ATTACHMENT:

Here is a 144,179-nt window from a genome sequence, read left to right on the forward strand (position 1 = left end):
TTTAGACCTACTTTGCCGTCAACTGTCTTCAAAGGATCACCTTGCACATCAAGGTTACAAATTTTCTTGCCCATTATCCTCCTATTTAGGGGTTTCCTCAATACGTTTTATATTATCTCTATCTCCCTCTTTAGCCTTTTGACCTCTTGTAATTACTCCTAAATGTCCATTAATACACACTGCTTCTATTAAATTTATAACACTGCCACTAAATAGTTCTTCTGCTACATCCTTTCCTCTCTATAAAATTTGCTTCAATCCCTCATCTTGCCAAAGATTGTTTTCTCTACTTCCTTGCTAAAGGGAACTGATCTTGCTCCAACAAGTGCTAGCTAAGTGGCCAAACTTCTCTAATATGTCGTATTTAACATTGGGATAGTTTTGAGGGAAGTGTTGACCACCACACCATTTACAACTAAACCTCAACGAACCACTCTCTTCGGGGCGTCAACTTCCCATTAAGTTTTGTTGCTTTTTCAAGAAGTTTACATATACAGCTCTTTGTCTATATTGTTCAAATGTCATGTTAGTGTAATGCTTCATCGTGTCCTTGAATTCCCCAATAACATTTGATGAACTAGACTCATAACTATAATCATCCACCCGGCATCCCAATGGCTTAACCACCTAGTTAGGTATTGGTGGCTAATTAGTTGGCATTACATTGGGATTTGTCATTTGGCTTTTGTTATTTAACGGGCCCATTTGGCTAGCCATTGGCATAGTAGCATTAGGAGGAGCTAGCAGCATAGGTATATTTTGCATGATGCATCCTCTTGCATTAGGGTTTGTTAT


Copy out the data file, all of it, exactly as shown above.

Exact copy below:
Here is a 144,179-nt window from a genome sequence, read left to right on the forward strand (position 1 = left end):
TTTAGACCTACTTTGCCGTCAACTGTCTTCAAAGGATCACCTTGCACATCAAGGTTACAAATTTTCTTGCCCATTATCCTCCTATTTAGGGGTTTCCTCAATACGTTTTATATTATCTCTATCTCCCTCTTTAGCCTTTTGACCTCTTGTAATTACTCCTAAATGTCCATTAATACACACTGCTTCTATTAAATTTATAACACTGCCACTAAATAGTTCTTCTGCTACATCCTTTCCTCTCTATAAAATTTGCTTCAATCCCTCATCTTGCCAAAGATTGTTTTCTCTACTTCCTTGCTAAAGGGAACTGATCTTGCTCCAACAAGTGCTAGCTAAGTGGCCAAACTTCTCTAATATGTCGTATTTAACATTGGGATAGTTTTGAGGGAAGTGTTGACCACCACACCATTTACAACTAAACCTCAACGAACCACTCTCTTCGGGGCGTCAACTTCCCATTAAGTTTTGTTGCTTTTTCAAGAAGTTTACATATACAGCTCTTTGTCTATATTGTTCAAATGTCATGTTAGTGTAATGCTTCATCGTGTCCTTGAATTCCCCAATAACATTTGATGAACTAGACTCATAACTATAATCATCCACCCGGCATCCCAATGGCTTAACCACCTAGTTAGGTATTGGTGGCTAATTAGTTGGCATTACATTGGGATTTGTCATTTGGCTTTTGTTATTTAACGGGCCCATTTGGCTAGCCATTGGCATAGTAGCATTAGGAGGAGCTAGCAGCATAGGTATATTTTGCATGATGCATCCTCTTGCATTAGGGTTTGTTAT